Keeping the Concrete
Sometimes, homeowners opt to keep the concrete floor as is, exposed or enhance its aesthetics. This is a highly inexpensive choice! If you don’t want the standard concrete color there are options to stain or paint the concrete. Paint is not as durable and long-lasting as a stain. As long as the subfloor is in good condition, keeping your concrete floor in your basement can be a great choice.
- A minimalist and industrial look
- Opportunities for creative finishes and rugs
- Easy to clean
- Highly durable
- May require sealing for moisture resistance
- Hard and cold underfoot
- Might not be considered attractive
Aesthetics and Design
Basements can be transformed into beautiful and functional spaces. Consider the overall design and aesthetics of your basement when selecting flooring. From man caves, bachelor pads, guest rooms, home theatres, art studios, game rooms, home gyms, bars and lounges, playrooms, home offices, and storage rooms, the sky really is the limit. The right flooring choice will always complement your decor and create a cohesive design scheme.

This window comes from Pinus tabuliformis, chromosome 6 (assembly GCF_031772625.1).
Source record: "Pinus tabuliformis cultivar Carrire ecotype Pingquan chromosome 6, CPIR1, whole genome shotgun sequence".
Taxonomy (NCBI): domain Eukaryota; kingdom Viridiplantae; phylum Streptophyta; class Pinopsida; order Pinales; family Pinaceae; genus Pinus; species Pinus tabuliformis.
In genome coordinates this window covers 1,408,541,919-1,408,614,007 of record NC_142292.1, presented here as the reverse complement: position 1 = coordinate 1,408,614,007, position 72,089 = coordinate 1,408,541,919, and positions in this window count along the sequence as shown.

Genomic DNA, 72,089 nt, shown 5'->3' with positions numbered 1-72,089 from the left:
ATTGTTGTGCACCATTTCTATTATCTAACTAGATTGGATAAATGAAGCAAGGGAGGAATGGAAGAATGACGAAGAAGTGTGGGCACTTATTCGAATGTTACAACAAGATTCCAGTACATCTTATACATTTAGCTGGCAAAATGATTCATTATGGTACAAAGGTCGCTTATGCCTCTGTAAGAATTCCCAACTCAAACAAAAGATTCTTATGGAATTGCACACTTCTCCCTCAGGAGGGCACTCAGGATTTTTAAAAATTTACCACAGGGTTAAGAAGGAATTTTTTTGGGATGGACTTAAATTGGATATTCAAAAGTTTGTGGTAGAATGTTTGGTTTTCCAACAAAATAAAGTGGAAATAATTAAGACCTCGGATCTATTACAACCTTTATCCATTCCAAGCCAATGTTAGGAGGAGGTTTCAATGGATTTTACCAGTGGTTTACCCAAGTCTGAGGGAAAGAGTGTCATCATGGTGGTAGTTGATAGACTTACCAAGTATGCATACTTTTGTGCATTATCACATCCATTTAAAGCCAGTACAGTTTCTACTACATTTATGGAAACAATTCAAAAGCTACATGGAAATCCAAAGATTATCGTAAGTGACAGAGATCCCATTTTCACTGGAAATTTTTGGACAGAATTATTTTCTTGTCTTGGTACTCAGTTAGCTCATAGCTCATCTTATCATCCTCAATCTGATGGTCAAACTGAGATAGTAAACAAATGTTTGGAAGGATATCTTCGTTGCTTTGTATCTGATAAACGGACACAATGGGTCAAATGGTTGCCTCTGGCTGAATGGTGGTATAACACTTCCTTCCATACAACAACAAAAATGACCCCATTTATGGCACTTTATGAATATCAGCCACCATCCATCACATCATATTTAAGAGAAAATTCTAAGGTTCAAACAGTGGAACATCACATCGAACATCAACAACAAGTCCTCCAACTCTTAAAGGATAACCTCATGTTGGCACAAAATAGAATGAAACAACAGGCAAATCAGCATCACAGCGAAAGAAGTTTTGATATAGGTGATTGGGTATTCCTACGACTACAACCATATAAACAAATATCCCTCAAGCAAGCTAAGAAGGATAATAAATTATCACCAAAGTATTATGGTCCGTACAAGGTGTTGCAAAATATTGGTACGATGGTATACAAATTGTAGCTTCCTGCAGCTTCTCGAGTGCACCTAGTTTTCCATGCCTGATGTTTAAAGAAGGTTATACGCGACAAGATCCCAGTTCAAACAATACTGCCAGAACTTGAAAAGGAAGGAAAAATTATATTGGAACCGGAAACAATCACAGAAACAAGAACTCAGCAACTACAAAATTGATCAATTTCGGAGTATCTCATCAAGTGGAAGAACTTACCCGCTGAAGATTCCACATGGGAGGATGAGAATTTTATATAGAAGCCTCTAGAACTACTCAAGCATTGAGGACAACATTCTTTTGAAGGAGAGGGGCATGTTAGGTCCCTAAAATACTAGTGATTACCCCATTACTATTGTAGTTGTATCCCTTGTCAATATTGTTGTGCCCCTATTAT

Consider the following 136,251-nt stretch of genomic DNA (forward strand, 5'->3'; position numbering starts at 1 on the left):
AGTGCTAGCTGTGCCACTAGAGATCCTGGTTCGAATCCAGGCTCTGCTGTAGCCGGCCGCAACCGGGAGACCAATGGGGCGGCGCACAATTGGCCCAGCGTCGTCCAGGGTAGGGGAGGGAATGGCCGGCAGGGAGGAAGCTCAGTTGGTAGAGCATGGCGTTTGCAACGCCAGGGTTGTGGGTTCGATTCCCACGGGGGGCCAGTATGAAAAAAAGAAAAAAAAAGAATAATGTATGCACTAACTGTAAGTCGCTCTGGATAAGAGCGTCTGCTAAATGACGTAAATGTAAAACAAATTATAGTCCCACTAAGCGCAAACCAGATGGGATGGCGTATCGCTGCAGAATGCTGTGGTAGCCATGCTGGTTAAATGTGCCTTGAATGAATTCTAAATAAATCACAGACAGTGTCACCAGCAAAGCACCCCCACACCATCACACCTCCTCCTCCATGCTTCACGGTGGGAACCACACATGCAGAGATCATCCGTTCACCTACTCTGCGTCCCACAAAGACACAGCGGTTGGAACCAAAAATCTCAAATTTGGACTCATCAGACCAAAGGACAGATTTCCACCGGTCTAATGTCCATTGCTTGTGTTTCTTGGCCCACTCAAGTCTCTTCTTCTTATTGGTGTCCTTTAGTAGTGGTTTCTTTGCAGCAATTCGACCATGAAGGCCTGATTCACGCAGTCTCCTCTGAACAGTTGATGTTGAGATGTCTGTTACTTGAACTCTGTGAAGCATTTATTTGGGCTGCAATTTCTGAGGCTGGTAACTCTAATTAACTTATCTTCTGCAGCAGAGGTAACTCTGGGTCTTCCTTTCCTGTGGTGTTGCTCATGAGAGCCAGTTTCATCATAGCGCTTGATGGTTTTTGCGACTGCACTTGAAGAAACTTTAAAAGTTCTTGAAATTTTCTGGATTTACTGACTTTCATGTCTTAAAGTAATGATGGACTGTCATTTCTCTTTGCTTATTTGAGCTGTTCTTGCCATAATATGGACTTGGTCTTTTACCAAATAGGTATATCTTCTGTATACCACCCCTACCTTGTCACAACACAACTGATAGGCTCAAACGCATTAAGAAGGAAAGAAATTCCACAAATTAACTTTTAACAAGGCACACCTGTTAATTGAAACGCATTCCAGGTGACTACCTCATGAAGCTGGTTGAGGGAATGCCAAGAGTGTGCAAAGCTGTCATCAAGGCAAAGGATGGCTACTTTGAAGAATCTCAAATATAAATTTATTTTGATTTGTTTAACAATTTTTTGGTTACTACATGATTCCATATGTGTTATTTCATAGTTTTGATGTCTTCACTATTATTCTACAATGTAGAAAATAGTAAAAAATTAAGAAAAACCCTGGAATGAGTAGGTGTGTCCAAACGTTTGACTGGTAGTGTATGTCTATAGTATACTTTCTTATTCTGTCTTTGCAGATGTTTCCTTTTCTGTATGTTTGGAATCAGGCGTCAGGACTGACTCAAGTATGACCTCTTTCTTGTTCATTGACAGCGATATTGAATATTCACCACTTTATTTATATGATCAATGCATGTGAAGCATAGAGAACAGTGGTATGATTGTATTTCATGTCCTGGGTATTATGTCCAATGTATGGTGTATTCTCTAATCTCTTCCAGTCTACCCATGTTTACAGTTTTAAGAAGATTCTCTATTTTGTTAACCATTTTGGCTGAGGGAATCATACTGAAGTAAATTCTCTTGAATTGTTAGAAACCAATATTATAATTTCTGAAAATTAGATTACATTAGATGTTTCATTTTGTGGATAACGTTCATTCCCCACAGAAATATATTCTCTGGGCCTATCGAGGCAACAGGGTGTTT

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Remember that a well-chosen basement floor can help transform the dark, cobweb-filled space it may be right now into a lively area that you and your family can enjoy for years to come. Take the time to explore options, assess your basement’s unique challenges, and make an informed choice that suits your lifestyle and budget.